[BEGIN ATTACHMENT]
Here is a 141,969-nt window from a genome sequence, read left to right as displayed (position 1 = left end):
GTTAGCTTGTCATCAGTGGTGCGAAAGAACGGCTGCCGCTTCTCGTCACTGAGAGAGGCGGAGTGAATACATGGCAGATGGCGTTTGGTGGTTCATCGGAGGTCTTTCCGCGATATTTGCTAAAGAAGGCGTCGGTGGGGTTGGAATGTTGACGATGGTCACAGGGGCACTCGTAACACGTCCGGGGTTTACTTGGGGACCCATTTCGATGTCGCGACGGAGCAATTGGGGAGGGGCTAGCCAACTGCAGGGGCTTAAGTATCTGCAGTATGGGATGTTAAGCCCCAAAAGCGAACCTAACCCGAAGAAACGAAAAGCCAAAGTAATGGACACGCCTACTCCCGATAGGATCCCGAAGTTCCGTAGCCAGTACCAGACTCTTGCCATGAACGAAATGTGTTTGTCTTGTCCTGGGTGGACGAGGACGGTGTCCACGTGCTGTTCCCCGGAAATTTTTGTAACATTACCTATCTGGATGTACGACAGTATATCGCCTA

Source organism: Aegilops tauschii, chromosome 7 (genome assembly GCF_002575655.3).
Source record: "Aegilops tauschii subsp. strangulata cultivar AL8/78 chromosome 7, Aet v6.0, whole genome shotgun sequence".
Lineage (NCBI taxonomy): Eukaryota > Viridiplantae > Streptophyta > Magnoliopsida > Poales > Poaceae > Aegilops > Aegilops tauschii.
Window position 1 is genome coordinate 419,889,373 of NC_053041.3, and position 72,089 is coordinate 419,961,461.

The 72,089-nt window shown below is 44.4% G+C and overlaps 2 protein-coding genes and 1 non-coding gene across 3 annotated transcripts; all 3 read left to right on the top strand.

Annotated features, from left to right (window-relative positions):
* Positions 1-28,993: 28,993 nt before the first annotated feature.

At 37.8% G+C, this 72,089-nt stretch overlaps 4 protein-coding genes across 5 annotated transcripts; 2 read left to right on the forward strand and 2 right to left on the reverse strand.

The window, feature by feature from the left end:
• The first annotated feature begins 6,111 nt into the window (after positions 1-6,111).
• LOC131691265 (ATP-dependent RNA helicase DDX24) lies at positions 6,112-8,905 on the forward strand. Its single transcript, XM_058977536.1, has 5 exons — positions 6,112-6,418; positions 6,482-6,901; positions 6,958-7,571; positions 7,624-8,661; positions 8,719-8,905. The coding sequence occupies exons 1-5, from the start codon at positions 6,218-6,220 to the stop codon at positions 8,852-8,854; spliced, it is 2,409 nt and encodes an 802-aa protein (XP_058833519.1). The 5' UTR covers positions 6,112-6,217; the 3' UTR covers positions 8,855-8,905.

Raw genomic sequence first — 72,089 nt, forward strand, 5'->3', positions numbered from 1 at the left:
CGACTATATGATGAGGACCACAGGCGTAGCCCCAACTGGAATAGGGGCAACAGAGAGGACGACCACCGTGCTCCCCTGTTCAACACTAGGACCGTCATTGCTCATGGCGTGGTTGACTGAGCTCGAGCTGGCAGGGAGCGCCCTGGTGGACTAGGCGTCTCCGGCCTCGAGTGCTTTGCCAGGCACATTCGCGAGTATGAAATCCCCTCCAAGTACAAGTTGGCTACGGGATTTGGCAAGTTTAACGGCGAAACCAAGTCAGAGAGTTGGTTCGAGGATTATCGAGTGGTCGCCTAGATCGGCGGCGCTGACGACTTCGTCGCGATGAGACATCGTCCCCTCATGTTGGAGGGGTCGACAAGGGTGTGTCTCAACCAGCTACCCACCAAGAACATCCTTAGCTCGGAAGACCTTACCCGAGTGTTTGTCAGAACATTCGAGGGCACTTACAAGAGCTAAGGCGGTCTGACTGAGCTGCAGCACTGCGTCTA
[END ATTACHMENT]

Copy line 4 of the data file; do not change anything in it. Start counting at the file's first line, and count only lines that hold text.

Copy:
Source record: "Aegilops tauschii subsp. strangulata cultivar AL8/78 chromosome 7, Aet v6.0, whole genome shotgun sequence".